When does history start in other cultures?

In our culture, we split our method of counting years in two: before Christ, the years go backwards - thereby negating the need to establish a starting point in the past.

I presume that most other cultures don’t go backwards, as we do, but go forwards from a particular starting point. What starting point is chosen, and why that particular moment, and what do they believe happened before then? (Does it produce a similar sort of conundrum that we face in thinking about what happened before the Big Bang?)

Just popping in to say I like the topic. I know there are websites that list the years of various systems such as these that I’ve looked up in the 2001 World Almanac (and which may not repeat that 2001 date for changeover to the next year):

Byzantine 7510 Sep/14/2001
Jewish 5762 Sep/17/2001
Roman (Ab Urbe Condita) 2754 Jan/14/2001
Nabonassar (Babylonian) 2750 Apr/23/2001
Japanese 2661 Jan/1/2001
Grecian (Seleucidae) 2313 Sep/14/2001 or Oct/14/2001
Diocletian 1718 (Sep/11/2001) — !!!
Indian (Saka) 1923 Mar/22/2001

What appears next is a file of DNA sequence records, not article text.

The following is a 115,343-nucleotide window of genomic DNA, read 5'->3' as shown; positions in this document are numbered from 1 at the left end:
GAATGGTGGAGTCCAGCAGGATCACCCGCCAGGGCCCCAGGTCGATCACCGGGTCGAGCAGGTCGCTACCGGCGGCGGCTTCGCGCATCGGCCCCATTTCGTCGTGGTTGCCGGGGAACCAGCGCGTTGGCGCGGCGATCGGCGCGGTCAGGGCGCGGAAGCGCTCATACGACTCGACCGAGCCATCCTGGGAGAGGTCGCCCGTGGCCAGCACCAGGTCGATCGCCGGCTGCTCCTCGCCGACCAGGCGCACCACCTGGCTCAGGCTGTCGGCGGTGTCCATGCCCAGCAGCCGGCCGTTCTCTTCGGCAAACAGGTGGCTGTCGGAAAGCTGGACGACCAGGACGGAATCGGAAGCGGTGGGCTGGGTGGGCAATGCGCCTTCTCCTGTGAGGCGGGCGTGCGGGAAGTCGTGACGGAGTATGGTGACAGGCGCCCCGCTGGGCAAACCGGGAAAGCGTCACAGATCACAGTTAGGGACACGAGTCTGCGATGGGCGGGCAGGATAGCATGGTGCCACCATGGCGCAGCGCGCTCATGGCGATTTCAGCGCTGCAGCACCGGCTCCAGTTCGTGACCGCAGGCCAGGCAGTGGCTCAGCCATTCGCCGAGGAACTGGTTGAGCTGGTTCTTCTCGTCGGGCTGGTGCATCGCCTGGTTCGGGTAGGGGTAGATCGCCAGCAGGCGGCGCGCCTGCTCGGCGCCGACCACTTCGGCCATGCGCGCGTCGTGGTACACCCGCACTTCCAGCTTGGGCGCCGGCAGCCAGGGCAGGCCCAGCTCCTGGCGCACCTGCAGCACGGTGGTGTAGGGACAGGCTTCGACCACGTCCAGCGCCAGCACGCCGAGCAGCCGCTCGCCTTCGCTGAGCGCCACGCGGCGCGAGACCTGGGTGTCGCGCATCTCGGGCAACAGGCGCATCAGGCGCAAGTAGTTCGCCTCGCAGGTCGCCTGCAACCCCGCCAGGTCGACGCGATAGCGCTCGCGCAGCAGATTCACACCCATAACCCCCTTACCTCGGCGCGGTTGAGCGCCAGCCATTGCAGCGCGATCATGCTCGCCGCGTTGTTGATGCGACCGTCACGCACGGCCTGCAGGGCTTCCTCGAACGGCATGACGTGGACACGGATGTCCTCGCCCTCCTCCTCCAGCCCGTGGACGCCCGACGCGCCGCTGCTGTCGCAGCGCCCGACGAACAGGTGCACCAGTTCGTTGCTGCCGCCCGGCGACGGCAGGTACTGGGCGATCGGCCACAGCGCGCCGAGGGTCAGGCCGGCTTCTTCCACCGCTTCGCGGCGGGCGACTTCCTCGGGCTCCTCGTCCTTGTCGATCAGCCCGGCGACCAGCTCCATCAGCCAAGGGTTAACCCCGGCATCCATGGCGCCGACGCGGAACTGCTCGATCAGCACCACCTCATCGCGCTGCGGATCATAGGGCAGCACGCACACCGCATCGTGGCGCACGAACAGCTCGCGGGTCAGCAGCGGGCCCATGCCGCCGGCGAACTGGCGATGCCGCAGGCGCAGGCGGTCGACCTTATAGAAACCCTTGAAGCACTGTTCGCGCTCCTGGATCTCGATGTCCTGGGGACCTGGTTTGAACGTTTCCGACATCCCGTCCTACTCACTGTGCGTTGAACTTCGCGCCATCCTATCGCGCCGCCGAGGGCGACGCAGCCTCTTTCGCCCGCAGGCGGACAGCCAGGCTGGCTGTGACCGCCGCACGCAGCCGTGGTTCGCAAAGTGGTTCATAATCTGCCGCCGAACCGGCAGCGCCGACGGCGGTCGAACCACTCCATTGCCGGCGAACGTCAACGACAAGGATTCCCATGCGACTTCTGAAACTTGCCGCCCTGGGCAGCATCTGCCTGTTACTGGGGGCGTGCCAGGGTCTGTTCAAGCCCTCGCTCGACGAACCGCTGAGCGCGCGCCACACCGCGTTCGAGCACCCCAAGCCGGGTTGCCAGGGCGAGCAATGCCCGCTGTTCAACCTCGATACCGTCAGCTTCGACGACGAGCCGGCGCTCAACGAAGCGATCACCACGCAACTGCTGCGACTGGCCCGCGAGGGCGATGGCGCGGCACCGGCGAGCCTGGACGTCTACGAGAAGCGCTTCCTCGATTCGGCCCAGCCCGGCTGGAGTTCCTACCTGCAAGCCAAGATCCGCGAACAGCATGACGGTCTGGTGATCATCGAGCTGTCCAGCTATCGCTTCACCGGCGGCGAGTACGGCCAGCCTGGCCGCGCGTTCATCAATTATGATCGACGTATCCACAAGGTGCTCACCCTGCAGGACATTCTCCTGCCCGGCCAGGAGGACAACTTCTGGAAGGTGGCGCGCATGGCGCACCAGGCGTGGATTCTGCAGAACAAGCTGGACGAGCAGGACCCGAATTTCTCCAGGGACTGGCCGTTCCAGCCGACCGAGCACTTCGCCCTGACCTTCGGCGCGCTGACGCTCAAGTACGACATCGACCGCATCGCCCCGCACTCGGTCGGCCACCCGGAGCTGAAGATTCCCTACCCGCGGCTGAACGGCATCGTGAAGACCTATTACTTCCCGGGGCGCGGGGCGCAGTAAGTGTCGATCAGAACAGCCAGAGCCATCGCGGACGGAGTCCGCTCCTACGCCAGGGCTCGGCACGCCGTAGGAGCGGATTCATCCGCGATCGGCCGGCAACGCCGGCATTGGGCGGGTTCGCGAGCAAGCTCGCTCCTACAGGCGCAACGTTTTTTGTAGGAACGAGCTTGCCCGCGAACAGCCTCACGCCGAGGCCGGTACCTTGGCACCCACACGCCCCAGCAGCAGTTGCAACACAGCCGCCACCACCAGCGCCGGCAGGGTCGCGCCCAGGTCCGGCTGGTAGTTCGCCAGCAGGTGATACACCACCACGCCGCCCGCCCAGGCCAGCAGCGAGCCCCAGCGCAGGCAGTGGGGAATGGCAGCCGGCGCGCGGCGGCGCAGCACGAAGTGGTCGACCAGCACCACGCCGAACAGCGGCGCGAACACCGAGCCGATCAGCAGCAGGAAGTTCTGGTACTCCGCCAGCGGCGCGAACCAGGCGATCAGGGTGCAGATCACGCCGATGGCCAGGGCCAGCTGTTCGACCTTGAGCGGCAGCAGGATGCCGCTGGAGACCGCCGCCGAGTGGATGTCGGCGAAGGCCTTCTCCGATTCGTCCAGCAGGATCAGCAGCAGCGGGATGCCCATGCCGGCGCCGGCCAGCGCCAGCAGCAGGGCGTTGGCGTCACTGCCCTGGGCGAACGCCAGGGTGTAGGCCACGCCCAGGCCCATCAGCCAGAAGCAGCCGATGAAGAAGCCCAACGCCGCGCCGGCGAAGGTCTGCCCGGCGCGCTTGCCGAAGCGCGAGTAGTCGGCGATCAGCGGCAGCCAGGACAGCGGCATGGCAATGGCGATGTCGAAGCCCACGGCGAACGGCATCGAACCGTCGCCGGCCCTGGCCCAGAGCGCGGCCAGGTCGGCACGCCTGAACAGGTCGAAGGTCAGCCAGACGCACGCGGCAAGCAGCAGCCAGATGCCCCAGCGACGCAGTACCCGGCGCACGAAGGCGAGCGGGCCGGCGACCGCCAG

Islamic/Muslim (Hijra) 1422 Mar/25/2001

The Hebrew Calendar places year 1 in 3761 BCE, which is traditionally the date of an event associated with the biblical creation narrative.

However other traditional calendars, e.g. the Buddhist calendar, the Islamic calendar place year 1 at an event which is known to have occurred in history, i.e. it is not regarded as the start of history - the death of the Buddha, the Hegira, etc.

Calendars generally start out by marking and naming days, months, etc. They are concerned with identifying and dividing a repeating cycle, and it is in the nature of a cycle that it has no beginning and no end. Hence they don’t have a “start date”. That comes later, and the date selected as year 1 is almost always an event already in the past by the time it is selected. It’s typically an important event for the people who use the calendar, but not normally the “start of history”.

That makes sense that history should begin with a significant event.

Are those cultures curious as to what happened before then? I was thinking more of a ‘creation’ point.

Actually to amend my OP, we, of course, do have an (estimated) year one that we count forward from: the Big Bang.

It appears that the old favorite/bookmark I’ve been keeping for years that pointed to “ecben” and which had the title “Today’s Date and Time” is now a dead link.

The best I’ve been able to locate is http://www.harrold.org/rfhextra/y2kclock.html for the sort of calendar references I mentioned before.

I’ll keep looking for better ones.

The copout I keep hearing about “before the Big Bang” is that whatever “before” means, it doesn’t apply to the Big Bang, since that’s when “time” begins.

As I say, for me it’s a copout and cheapo explanation. Same thing applies to “outside the Universe.”